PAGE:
I may, in fact, contact you directly with questions and appreciate your providing your email address.  I am particularly interested in the BCBS coverage that you have.  If all goes well, I will become a pensionado resident and, as such, will have to join CAJA and pay the fee as well as maintain my Medicare coverage in the U.S.  I will be interested in finding out if there is a private insurance that would be available on top of those that is not too expensive.

Thanks again for all of the information.

Ed Fair
Austin, Texas

Be sure to rent and not buy a home here for at least a year.  If you plan to eventually buy a building lot "be sure you see the deeds to the lot", and a letter from the municipality indicating you can build on that lot.  There are a lot of land scams going on down here.  Also... never use the sellers lawyer, and never hire a Tico builder.  We went with an Eco home built by a Canadian builder who has been down here for more than a dozen years.

Ed you are doing the right thing by researching online as much as possible and asking questions in forum.
Rick and others gave you good advice above.
The bottom line is you do need to spend time here and see and feel what it's really like to live here before you make the big move to residency.
Even though I'd lived here off and on over the years and made numerous trips over 25 years, living here is still a "culture shock" situation. There are things about living here that only LIVING here can teach you. There is no forum or book or words that can show you what it's like to actually live here.

So yes, come here and live in one or two or three of those areas you think you might like.

Some tips/info:

Altitude affects temperature more than anything else. Get an altimeter on your phone or ? and use it as you travel around. Know that at 4500 or 5000 feet it can get COLD and with the wind it can be "Too cold" for some people - like me. I could not live in Belen or higher parts around San Ramon for instance. Too cold!

On the other hand living at 1,000-1500 feet altitude and less is way too hot for me!

So know the altitude and weather where you are living. If you like cool or cold weather look at altitudes above 4000 feet. If you love it hot, look at below 1500 feet.

Think about the roads you have to drive. Driving here can be dangerous as Ticos are not good drivers and truck drivers come over into your lane on narrow roads.  Think about driving that narrow winding mountain road to Puriscal for instance.

Do you want to be around a lot of gringos or a few? Grecia is pretty much "gringo central". San Ramon and Puriscal less so.

Do you speak Spanish? If not LEARN NOW! Even a few lessons of basic spanish and pronunciation is a good start. But do plan to learn if you haven't as not learning to speak the language here is a top reason why people don't "make it" here.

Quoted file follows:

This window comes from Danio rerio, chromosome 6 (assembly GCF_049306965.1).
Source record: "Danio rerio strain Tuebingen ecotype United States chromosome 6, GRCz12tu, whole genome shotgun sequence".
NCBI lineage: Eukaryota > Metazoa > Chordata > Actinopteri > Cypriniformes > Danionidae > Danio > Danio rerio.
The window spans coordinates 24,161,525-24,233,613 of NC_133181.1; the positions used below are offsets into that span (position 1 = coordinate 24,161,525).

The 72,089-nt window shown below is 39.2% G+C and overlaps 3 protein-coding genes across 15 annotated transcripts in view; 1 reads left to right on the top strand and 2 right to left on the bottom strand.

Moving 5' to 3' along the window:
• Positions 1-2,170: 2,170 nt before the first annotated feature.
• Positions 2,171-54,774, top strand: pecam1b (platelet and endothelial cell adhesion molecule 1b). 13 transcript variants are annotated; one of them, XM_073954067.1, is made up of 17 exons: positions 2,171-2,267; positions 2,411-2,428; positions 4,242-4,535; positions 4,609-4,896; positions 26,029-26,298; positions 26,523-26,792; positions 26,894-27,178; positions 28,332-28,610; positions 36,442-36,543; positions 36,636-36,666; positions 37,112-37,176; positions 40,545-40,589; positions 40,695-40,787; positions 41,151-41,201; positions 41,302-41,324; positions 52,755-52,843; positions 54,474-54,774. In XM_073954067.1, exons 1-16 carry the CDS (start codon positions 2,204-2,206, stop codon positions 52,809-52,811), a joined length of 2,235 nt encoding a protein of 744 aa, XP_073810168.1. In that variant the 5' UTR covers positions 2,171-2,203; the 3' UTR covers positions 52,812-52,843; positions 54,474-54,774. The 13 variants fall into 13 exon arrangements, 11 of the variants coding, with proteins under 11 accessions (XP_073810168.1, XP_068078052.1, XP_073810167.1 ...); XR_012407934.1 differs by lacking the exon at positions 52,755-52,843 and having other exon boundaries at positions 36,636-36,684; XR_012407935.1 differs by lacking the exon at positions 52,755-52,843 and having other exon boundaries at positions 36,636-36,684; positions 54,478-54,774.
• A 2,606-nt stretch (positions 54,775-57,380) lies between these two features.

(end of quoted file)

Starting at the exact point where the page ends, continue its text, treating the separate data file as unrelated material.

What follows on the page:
I always tell people who are interested in one of our lots for sale that they really need to live here for at least a month or so to see if they like the area and like living in Costa Rica before they buy here. A month isn't really even enough but it's better than a week!

So just make SURE you want to really live here in this crazy (but great for some of us!) country, before you make the plunge!

lomatranquila    my sister in law did a nice bird portfolio from my property

YES. I got my permanent  residency by paying over $200,00 for my property even 26 years ago .
Well it is  "3 acres of Heaven" as it is nicknamed by my guests, but worth every dime and has with my many improvements appreciated at least 10 times that in 26 years in a very upscale area with perfect mild sunny climate, and breathtaking views of lush farm and twinkling city lights

It took me a total of 9 months to get my residency AND my Caja .  I.N.S.  was immediate, and great .It paid 90%  private hospitals.and meds (Things may have changed since )
  I now  use 90% caja and occasional Private Visits to the 3 hospitals Rick mentioned.

Sometimes there are the same doctors and surgeons in private hospitals  as  in CAJA.  but  Caja Hospitals are not as Luxurious (EXCEPT for the  HUGE new hospital in Heredia. (which is for both CAJA and private patients) but so far so good with CAJA and I  have been hospitalized several times,for serious operations. 
I also have incredible Dentists who do not just cater to the "foreign trade" and higher priced in order to pay commissions .

I agree with most things Rick saiid except the aforementioned $1000  monthly  for Pensionado  status  and DEFINITELY disagree with his  "Tico Food" Information.

THESE days many  Ticos  unlike in the outlying areas where Rice and Beans were IT, many  Ticos do use the fast foods,  but for breakfast you will now   see them in our local "Sodas" small cafes) often ordering Ham and Cheese, and other type of   Omelettes and many other dishes.